More Delays For Black Farmers Awaiting Compensation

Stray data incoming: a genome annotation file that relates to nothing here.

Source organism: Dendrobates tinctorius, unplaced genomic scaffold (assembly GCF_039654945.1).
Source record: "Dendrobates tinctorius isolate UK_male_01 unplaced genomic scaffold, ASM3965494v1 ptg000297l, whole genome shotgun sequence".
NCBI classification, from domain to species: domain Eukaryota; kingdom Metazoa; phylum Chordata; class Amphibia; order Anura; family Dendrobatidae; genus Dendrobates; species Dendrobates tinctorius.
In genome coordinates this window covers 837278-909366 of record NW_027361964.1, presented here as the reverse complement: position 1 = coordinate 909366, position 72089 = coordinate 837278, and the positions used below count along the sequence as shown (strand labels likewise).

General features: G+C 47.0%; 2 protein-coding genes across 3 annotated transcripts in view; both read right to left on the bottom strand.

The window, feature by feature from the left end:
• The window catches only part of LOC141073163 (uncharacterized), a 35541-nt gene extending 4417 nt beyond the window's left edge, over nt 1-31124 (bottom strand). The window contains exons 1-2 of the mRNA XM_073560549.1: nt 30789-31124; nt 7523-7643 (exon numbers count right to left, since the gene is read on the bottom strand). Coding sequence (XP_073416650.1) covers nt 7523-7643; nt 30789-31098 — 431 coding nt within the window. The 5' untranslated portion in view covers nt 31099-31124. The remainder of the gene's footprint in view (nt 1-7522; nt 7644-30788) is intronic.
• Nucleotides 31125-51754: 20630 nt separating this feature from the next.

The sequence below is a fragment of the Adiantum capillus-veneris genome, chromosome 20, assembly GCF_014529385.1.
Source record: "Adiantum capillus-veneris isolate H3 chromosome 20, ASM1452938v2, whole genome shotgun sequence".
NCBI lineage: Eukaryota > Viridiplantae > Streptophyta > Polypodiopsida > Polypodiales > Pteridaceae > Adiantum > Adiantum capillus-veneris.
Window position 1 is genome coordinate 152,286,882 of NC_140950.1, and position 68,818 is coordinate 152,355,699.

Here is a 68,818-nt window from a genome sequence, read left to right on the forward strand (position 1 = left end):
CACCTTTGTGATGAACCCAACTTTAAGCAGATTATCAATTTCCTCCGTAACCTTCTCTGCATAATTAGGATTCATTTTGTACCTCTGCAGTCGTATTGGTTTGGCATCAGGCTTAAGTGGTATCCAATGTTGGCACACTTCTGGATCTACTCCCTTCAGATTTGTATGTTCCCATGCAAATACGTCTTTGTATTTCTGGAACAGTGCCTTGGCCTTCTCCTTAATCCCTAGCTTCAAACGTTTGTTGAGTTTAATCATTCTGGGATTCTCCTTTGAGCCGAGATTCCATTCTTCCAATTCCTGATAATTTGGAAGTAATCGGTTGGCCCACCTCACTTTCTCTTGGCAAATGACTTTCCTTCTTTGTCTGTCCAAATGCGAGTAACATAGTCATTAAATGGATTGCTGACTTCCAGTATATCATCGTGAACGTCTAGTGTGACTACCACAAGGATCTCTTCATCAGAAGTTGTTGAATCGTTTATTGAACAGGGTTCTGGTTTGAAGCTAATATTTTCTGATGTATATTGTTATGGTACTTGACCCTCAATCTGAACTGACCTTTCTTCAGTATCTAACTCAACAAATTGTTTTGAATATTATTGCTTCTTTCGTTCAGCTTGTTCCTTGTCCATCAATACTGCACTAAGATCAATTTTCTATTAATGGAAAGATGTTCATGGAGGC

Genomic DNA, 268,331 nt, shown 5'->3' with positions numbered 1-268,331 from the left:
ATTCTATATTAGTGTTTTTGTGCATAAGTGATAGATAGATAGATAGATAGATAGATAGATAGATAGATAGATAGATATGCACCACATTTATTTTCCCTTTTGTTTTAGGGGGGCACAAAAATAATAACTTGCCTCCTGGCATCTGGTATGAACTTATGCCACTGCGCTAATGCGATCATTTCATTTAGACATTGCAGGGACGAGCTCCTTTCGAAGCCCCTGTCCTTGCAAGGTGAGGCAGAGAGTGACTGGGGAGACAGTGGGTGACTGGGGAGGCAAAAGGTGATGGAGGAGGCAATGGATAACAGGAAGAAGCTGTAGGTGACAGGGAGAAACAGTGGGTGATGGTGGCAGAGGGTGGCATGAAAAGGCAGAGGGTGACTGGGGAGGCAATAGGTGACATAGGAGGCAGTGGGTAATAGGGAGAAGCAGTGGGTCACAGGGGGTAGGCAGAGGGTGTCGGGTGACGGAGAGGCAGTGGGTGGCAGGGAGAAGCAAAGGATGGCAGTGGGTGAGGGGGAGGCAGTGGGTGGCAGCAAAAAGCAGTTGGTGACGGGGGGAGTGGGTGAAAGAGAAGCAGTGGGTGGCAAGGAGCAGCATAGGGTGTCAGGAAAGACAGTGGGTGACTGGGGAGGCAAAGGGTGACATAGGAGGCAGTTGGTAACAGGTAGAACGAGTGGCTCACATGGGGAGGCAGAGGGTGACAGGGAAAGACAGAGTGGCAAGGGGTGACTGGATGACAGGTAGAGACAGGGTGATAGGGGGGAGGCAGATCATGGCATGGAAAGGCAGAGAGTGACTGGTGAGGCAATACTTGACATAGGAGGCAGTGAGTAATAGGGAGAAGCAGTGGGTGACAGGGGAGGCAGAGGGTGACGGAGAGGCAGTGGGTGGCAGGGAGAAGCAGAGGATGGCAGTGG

Black farmers across the South are facing yet more delays in their struggle to be compensated for years of discrimination by the U.S. Department of Agriculture. Funding for the discrimination settlement has been approved, but it may still be another year before farmers see any of the money. Now advocates for the black farmers say some are being taken advantage of by organizations promising quick payment. Disappointment is a feeling with which Mary Shepard is familiar. In the 80s and 90s she tried repeatedly to get a government loan for her small farm in Mississippi. Each time she was turned down. So when President Obama signed a settlement in December that might compensate her for that discrimination, she thought she'd be getting a check soon. "I want my money," says Shepard. "I think all black farmers deserve that money." But John Boyd says the process is probably going to take at least a year. "And I honestly don't like that," adds Boyd. He's president of the National Black Farmers Association and a leading advocate for the settlement often referred to as "Pigford II," which gives tens of thousands of black farmers a chance to file a claim for compensation from the federal government. Congress took ten years to fund the settlement, but it still needs approval from a federal judge. Until that happens, Boyd says there's nothing black farmers can do to advance their claims. He's troubled at reports from farmers who've heard they're facing a deadline and have allowed themselves to be swindled in desperation. "I've heard talks of a thousand dollar fee in some parts of Louisiana and Mississippi, and in Alabama I've heard talks of a hundred dollar fee," says Boyd. "There is no fee to fill out any claims form and there is no official claims form that has been sent out. And I'm calling for a cease and desist of those persons - whoever they may be - that are doing that." There are a number of law firms that have been authorized to assist black farmers with their claims. The official website is http://www.blackfarmercase.com/. The settlement includes money to pay legal fees for the farmers. But the compensation is too late for many black farmers who died waiting for the discrimination suit to be settled. At 68-years old, Mary Shepard has already suffered three strokes and long ago had to abandon her fields. "I would like to live to be able to use a little of my money," she says. Shepard won't know if she even qualifies for the black farmers' settlement until she gets a claims form in the mail, submits the paperwork and has a judge evaluate her case.